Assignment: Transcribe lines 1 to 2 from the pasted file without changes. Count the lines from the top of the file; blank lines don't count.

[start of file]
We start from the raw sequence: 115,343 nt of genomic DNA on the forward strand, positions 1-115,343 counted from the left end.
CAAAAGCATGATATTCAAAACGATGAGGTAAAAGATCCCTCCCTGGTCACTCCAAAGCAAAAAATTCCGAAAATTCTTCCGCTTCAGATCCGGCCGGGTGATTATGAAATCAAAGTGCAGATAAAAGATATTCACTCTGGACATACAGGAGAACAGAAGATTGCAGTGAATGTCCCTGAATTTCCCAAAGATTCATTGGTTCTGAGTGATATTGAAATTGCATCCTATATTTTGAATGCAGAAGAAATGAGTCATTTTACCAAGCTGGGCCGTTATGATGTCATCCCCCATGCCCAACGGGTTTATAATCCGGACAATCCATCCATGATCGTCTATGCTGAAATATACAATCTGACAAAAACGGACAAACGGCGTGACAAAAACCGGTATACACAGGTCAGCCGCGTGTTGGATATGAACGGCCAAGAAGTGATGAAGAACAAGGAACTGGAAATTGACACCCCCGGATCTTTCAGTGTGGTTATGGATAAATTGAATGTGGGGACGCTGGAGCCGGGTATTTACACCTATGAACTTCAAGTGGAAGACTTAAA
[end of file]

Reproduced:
We start from the raw sequence: 115,343 nt of genomic DNA on the forward strand, positions 1-115,343 counted from the left end.
CAAAAGCATGATATTCAAAACGATGAGGTAAAAGATCCCTCCCTGGTCACTCCAAAGCAAAAAATTCCGAAAATTCTTCCGCTTCAGATCCGGCCGGGTGATTATGAAATCAAAGTGCAGATAAAAGATATTCACTCTGGACATACAGGAGAACAGAAGATTGCAGTGAATGTCCCTGAATTTCCCAAAGATTCATTGGTTCTGAGTGATATTGAAATTGCATCCTATATTTTGAATGCAGAAGAAATGAGTCATTTTACCAAGCTGGGCCGTTATGATGTCATCCCCCATGCCCAACGGGTTTATAATCCGGACAATCCATCCATGATCGTCTATGCTGAAATATACAATCTGACAAAAACGGACAAACGGCGTGACAAAAACCGGTATACACAGGTCAGCCGCGTGTTGGATATGAACGGCCAAGAAGTGATGAAGAACAAGGAACTGGAAATTGACACCCCCGGATCTTTCAGTGTGGTTATGGATAAATTGAATGTGGGGACGCTGGAGCCGGGTATTTACACCTATGAACTTCAAGTGGAAGACTTAAA